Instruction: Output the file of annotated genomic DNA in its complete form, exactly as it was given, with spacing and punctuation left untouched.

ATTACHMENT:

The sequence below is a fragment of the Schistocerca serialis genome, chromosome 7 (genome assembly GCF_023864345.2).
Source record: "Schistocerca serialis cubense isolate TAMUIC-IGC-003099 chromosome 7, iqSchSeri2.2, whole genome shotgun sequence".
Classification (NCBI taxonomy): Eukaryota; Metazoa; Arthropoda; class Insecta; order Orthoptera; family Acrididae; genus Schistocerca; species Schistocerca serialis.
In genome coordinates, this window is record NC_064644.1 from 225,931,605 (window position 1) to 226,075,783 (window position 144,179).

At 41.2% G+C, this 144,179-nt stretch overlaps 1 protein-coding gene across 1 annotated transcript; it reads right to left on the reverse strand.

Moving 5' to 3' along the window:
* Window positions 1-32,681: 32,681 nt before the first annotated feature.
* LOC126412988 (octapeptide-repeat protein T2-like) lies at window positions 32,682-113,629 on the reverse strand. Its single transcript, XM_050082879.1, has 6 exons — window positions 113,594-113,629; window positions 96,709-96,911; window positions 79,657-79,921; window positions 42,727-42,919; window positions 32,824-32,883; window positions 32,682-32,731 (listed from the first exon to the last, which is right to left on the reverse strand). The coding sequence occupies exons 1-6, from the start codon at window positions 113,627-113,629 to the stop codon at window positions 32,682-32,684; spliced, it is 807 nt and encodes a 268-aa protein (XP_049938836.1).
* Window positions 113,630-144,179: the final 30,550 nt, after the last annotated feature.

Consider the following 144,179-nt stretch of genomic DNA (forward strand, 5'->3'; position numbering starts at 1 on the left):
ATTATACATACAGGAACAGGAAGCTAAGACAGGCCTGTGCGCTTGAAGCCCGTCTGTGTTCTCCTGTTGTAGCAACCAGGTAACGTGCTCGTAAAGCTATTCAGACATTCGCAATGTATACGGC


The sequence below is a fragment of the Schistocerca serialis genome, chromosome 7 (genome assembly GCF_023864345.2).
Source record: "Schistocerca serialis cubense isolate TAMUIC-IGC-003099 chromosome 7, iqSchSeri2.2, whole genome shotgun sequence".
Classification (NCBI taxonomy): Eukaryota; Metazoa; Arthropoda; class Insecta; order Orthoptera; family Acrididae; genus Schistocerca; species Schistocerca serialis.
In genome coordinates, this window is record NC_064644.1 from 225,931,605 (window position 1) to 226,075,783 (window position 144,179).

At 41.2% G+C, this 144,179-nt stretch overlaps 1 protein-coding gene across 1 annotated transcript; it reads right to left on the reverse strand.

Moving 5' to 3' along the window:
* Window positions 1-32,681: 32,681 nt before the first annotated feature.
* LOC126412988 (octapeptide-repeat protein T2-like) lies at window positions 32,682-113,629 on the reverse strand. Its single transcript, XM_050082879.1, has 6 exons — window positions 113,594-113,629; window positions 96,709-96,911; window positions 79,657-79,921; window positions 42,727-42,919; window positions 32,824-32,883; window positions 32,682-32,731 (listed from the first exon to the last, which is right to left on the reverse strand). The coding sequence occupies exons 1-6, from the start codon at window positions 113,627-113,629 to the stop codon at window positions 32,682-32,684; spliced, it is 807 nt and encodes a 268-aa protein (XP_049938836.1).
* Window positions 113,630-144,179: the final 30,550 nt, after the last annotated feature.

Consider the following 144,179-nt stretch of genomic DNA (forward strand, 5'->3'; position numbering starts at 1 on the left):
ATTATACATACAGGAACAGGAAGCTAAGACAGGCCTGTGCGCTTGAAGCCCGTCTGTGTTCTCCTGTTGTAGCAACCAGGTAACGTGCTCGTAAAGCTATTCAGACATTCGCAATGTATACGGC